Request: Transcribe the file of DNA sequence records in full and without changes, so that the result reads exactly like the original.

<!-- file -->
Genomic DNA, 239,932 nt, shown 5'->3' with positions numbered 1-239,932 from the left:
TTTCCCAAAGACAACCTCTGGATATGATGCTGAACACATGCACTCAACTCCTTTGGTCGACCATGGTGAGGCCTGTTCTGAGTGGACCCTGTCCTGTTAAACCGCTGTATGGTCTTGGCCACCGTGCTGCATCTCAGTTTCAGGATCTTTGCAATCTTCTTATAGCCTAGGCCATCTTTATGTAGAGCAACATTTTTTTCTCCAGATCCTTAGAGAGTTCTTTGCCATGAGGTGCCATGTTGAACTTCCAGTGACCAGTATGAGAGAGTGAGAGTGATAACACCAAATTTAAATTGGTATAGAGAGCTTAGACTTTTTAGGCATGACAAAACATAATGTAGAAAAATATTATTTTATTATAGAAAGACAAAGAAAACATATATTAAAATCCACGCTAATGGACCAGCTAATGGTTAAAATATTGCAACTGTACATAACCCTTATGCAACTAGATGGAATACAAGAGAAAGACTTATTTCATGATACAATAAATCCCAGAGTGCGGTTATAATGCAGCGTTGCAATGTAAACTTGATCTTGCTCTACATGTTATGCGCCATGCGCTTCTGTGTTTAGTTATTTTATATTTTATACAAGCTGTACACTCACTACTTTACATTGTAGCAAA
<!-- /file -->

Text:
Genomic DNA, 239,932 nt, shown 5'->3' with positions numbered 1-239,932 from the left:
TTTCCCAAAGACAACCTCTGGATATGATGCTGAACACATGCACTCAACTCCTTTGGTCGACCATGGTGAGGCCTGTTCTGAGTGGACCCTGTCCTGTTAAACCGCTGTATGGTCTTGGCCACCGTGCTGCATCTCAGTTTCAGGATCTTTGCAATCTTCTTATAGCCTAGGCCATCTTTATGTAGAGCAACATTTTTTTCTCCAGATCCTTAGAGAGTTCTTTGCCATGAGGTGCCATGTTGAACTTCCAGTGACCAGTATGAGAGAGTGAGAGTGATAACACCAAATTTAAATTGGTATAGAGAGCTTAGACTTTTTAGGCATGACAAAACATAATGTAGAAAAATATTATTTTATTATAGAAAGACAAAGAAAACATATATTAAAATCCACGCTAATGGACCAGCTAATGGTTAAAATATTGCAACTGTACATAACCCTTATGCAACTAGATGGAATACAAGAGAAAGACTTATTTCATGATACAATAAATCCCAGAGTGCGGTTATAATGCAGCGTTGCAATGTAAACTTGATCTTGCTCTACATGTTATGCGCCATGCGCTTCTGTGTTTAGTTATTTTATATTTTATACAAGCTGTACACTCACTACTTTACATTGTAGCAAA